How can a city reinvent itself without getting stuck in nostalgia for its boom times of the 1950s?
Professor John Henry Schlegel takes up that question in thinking about Buffalo’s past and future—and by extension the larger economic trends that have shaped the U.S. economy—in a far-reaching new book.
While Waiting for Rain: Community Economy and Law in a Time of Change (University of Michigan Press) covers a wide range of law and economy topics, reviewing the nation’s economic history and looking at Buffalo as an example of how a city devastated by the loss of its manufacturing base might find a brighter future.
“I write first to explain to those who did not experience firsthand an America that I knew, and that I saw mostly disappear from the passing scene, how its economy came together and why it fell apart,” Schlegel writes in the book’s preface. “Second, I write for those who, sensing that something vital in our society has been lost, are trying to bring what they call ‘economic development’ to what were once vibrant areas dominated by steam transportation and heavy manufacturing.”
A conversation with the author reflects the reach of this ambitious project and the ideas behind it.
You use Buffalo as a stand-in for the American economy in general, or at least that of the Rust Belt. What makes our city emblematic or representative of the national economy?
Buffalo is not emblematic, much less representative, of the American economy in general, but rather participated in a portion of that economy that was centered in mass manufacturing. This economy largely employed individuals who immigrated between our un-Civil War and the end of World War I. Eventually, their families became part of an expanded middle class that no longer was limited to white-collar workers. As such, their views became politically salient. This economy, one that I sometimes call the ’50s Economy, started to fade in the ’70s and has mostly disappeared, though it has left behind huge numbers of people.
This project was a long time in the making. Did you have to rethink anything in light of Buffalo’s recent economic resurgence?
No. There is no question that there is more money sloshing around in pockets than 20-plus years ago when I started this project, and there is more residential construction, too. But construction jobs are highly cyclical, hardly the stuff on which a worker could build an approximation of the salaried work that identifies membership in the middle class. And there is very little evidence that the sound of money newly sloshing around can be found in lower-middle-class and lower-class communities. In fact, I see little resurgence other than in middle-class office work. Such employment is not particularly attractive to people who like to “work with their hands.”
You write, “Family and class are … among the most important values that have shaped this manuscript.” Can you elaborate on the role of family and social class in economic development?
Family and social class play little role in economic development. It is the other way around. Economy plays a serious role in family and social class development. Strong economies make it easier to build strong families, though hopefully not oppressive ones. Strong economies tend to increase the size of the middle classes and decrease the size of the lower class. Such is important because middle class membership increases political voice.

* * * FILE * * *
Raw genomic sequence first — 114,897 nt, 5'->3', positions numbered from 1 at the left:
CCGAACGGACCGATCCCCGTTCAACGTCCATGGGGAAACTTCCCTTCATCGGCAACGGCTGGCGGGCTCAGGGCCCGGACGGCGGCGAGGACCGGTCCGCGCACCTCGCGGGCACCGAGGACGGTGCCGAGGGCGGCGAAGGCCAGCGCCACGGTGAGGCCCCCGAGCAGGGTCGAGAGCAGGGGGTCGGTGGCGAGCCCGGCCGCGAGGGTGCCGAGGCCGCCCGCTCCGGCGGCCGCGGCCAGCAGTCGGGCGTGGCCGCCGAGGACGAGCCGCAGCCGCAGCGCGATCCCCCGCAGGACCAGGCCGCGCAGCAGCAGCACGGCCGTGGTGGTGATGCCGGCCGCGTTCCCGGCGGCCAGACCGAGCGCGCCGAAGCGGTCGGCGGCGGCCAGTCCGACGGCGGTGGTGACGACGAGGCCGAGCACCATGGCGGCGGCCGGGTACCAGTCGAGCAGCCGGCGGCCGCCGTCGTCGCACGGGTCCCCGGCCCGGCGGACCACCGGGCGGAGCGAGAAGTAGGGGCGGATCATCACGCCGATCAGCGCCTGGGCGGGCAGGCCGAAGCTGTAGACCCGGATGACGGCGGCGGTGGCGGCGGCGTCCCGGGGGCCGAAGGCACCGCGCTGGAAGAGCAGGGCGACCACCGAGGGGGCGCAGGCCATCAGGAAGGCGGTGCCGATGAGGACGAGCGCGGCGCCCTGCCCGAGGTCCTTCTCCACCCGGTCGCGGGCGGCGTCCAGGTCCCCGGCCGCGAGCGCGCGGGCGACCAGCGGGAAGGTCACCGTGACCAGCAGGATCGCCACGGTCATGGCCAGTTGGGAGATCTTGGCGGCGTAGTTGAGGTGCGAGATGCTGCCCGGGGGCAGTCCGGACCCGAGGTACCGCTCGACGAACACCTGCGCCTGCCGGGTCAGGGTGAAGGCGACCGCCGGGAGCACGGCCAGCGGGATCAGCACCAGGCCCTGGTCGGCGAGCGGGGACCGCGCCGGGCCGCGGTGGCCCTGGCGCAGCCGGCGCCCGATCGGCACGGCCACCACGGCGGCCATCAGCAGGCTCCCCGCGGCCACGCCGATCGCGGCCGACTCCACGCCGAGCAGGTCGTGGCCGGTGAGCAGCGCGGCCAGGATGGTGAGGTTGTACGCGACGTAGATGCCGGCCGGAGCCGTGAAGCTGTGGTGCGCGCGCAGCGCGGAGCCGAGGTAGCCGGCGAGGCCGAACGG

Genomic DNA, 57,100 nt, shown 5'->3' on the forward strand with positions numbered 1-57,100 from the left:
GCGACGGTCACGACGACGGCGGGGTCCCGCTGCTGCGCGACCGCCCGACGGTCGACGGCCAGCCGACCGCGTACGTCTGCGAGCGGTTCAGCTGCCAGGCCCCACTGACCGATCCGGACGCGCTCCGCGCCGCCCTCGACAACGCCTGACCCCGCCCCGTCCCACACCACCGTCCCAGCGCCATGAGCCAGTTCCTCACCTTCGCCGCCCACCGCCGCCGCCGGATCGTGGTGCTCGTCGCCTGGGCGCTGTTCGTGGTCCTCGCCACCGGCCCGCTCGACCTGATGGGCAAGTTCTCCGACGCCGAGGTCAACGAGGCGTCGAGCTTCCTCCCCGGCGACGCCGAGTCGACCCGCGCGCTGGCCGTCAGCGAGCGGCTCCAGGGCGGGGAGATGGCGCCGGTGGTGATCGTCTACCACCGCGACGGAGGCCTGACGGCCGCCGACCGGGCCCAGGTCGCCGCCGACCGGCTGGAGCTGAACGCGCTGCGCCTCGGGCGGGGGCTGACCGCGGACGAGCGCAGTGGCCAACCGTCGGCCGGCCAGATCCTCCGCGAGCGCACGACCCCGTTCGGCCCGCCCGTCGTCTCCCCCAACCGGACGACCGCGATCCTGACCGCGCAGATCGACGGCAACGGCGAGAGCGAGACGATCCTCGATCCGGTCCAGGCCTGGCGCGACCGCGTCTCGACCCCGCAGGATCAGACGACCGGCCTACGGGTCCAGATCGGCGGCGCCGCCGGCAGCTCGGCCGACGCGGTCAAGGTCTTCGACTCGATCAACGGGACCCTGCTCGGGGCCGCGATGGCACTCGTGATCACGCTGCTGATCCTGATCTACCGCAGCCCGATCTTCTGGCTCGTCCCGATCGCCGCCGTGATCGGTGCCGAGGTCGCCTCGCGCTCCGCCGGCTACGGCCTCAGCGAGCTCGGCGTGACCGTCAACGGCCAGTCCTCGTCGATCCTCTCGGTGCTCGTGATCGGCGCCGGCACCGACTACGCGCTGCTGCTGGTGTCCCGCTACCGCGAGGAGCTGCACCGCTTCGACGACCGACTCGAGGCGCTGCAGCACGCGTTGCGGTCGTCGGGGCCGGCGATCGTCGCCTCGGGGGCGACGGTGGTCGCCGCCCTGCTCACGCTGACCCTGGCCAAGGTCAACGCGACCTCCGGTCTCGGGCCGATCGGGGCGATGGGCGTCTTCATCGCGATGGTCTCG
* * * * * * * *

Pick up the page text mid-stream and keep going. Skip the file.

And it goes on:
As a legal historian, what do you see as the most important legal underpinnings of the economic history you’ve written here?
First, the law of mine and thine—of contract, tort, property and crime. It is always silently at work, except as it drives crime reporting in the newspapers. Second, all of the state and local law that says local government “can’t”—can’t do things without running to Albany, can’t do things without engaging in endless legal folderol, without endless public meetings, without endless litigation. Third, the federal administrative state and occasionally its state relatives.
You cite the urbanist Jane Jacobs on the necessity of homegrown innovation as a key to prosperity. Why, in this era of web connections that transcend geography, is it so important that ideas arise from within the local community?
Capital is footloose, if not fancy-free. As Buffalo’s history shows, other-than-local capital makes decisions based on its needs, not ours. However, capital is less likely to abandon a place that it has a personal tie to, at least in the first generation or two. After two generations there is always the possibility that Buffalo will be seen as home base in the way that Minneapolis is the home of 3M.
What lessons do you draw from your research that might help guide Buffalo’s civic leaders as they look toward further economic growth in the future?
First, recognize that the City of Buffalo is no longer a plausible political unit because it no longer has a plausible economy. It cannot even support its own school system without massive state and federal aid. The City of Buffalo is but a part of the region also called Buffalo. It would probably be better off were it to give up its charter and revert to being a town. Second, when spending money, remember that there is a difference between community development and its cousin, economic development. Don’t confuse the two, especially for political purposes. Third, stop being afraid of each other. The pie is too small as it is. Welcome the chance to work with others on their ideas; they may just pay you back. Fourth, stop chasing rainbows; rather, put available money into streets, sewers, police, firefighters and sanitation workers, things that might both make the lives of present citizens better and make the place attractive to others whose ideas might bring jobs into the region.